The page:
It is important to note that it does not only have to be the bill payer’s circumstances that can qualify a home for funding through ECO. Anyone who lives at an address can potentially meet the eligibility criteria so the property can get the benefit.
The Green Homes Scheme
If you are a homeowner or domestic landlord in England, you could apply for a Green Homes Grant voucher to put towards the cost of installing energy efficient measures in your property. The new improvements could include insulating your home to lower your energy use or fitting low-carbon heating to reduce how much carbon dioxide your house is emitting.
How much are the vouchers worth?
In most cases, the vouchers will cover two-thirds of the cost of qualifying improvements, up to a maximum government contribution of £5,000. However, if you or someone in your household are claiming one or more eligible benefits, you might be able to apply for a voucher that will cover the entire cost of installing energy efficient measures. The maximum value of the voucher in these situations is £10,000. Landlords are not permitted to apply for this low-income part of the scheme.
Renewable Heat Incentive (RHI)
The Renewable Heat Incentive (RHI) was a financial scheme that was used to promote the use of renewable heating methods. This was to help the UK reduce its carbon emissions and the country’s overall impact on global warming and climate change. There were two elements to the scheme:
- Domestic RHI scheme- the proposed renewable heating system can only heat one property that has or is capable of getting a domestic Energy Performance Certificate (EPC) to demonstrate that the home has been assessed as a domestic dwelling.
- Non-domestic RHI scheme- this part of the scheme was for renewable heating systems in commercial, public, or industrial buildings where one heating source may serve multiple locations, like schools, hospitals, and businesses.
Both aspects of the RHI were managed by the energy regulator Ofgem but they had separate tariffs, joining conditions, rules, and application processes attached to them. Also, you could only join one scheme.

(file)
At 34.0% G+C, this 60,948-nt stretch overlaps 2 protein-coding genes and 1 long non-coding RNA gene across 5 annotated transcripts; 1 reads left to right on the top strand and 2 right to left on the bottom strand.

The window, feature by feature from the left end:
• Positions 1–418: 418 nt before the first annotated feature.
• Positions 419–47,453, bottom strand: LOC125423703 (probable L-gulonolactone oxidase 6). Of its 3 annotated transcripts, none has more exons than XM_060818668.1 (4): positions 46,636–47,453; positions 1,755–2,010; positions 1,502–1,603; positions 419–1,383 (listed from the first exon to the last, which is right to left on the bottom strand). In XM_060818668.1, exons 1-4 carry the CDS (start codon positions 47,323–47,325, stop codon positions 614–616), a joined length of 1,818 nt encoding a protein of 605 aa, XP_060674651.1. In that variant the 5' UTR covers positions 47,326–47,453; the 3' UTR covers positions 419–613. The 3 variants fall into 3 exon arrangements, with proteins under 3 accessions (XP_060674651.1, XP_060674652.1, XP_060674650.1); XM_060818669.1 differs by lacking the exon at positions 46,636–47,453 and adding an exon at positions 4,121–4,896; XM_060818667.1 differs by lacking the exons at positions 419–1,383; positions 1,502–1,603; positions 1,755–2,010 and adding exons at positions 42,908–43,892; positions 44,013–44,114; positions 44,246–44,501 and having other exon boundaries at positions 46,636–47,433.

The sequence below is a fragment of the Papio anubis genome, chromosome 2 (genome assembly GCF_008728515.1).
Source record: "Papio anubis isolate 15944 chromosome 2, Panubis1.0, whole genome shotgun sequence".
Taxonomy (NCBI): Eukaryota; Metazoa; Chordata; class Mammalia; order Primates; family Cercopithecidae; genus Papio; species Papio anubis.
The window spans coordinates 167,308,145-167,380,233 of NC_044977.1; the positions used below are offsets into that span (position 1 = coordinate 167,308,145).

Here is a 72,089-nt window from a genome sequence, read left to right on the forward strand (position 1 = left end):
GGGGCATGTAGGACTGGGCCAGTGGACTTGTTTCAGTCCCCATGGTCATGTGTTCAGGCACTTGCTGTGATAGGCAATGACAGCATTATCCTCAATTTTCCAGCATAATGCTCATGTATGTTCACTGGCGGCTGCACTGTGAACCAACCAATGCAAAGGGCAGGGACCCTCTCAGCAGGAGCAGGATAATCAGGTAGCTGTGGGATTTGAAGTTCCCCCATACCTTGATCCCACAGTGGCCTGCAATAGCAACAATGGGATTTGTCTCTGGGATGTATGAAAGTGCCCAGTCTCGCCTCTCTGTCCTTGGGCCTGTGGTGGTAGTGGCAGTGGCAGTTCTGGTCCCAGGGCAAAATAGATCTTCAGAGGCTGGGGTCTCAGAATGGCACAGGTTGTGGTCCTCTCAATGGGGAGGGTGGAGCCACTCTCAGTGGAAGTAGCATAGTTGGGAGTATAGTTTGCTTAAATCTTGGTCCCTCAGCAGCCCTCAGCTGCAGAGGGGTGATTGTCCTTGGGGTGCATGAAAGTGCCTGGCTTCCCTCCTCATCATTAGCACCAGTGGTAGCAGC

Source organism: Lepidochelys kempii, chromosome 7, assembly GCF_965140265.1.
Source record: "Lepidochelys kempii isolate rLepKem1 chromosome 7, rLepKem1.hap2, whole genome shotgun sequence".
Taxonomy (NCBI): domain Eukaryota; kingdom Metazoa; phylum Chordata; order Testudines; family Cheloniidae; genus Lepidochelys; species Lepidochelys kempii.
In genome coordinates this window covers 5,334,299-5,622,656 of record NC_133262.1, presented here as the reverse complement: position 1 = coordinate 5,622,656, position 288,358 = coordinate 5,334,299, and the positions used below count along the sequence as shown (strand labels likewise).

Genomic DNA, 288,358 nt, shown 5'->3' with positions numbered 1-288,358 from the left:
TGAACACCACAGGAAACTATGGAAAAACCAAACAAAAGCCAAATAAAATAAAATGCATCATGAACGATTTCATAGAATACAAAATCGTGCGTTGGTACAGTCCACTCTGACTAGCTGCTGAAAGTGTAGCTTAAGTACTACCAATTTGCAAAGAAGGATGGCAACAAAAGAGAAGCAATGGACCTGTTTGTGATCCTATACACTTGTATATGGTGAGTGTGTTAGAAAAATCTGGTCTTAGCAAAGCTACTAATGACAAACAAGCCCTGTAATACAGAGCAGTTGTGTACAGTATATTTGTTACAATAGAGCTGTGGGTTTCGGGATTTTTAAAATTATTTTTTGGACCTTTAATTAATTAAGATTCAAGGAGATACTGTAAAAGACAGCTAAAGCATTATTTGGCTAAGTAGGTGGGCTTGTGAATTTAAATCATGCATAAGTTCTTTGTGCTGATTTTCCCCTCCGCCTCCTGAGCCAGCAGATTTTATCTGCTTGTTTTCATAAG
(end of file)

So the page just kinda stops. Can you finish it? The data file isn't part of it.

What if your property set-up was complex?
If you were not sure which scheme your property falls under or your situation did not quite fit the description above Ofgem had further details for you to find out which scheme was right for you.
How did the scheme work?
Those who joined the scheme and stuck to the rule it laid out, received quarterly payments for seven years for how much clean, green renewable heat their system was producing. Even though the scheme is now closed to new applicants, payments are still ongoing for those who became part of the scheme when it was running.
Who was eligible?
The RHI scheme was open to any home that met the qualifying criteria, no matter if they were off or on the gas grid. If you were off the mains gas, you had the best chance of saving a significant amount of money on your fuel bills and lower carbon emissions through this incentive.
What renewable heating was available?
The main technologies that were covered by the scheme include:
- Biomass heating systems- these work by burning fuel such as wood pellets, chips, or logs to offer central heating and hot water in a property. Biomass-only boilers are designed to generate heat by using a ‘wet system’ (e.g., through radiators) and only give you hot water.
- Ground source heat pumps- these extract heat from the ground which can then be used to provide heating and/or hot water in a house.
- Air source heat pumps- these absorb heat from the outside air which can then be used to generate heating and/or hot water in a home.
- Solar thermal panels- these collect heat from the sun and use it to warm up water that is kept in a hot water cylinder.
As we have seen, there are many grants and schemes that have been introduced to help you save money on your energy bills. Contact us today to see if you’re eligible for free solar panel funding through a government scheme.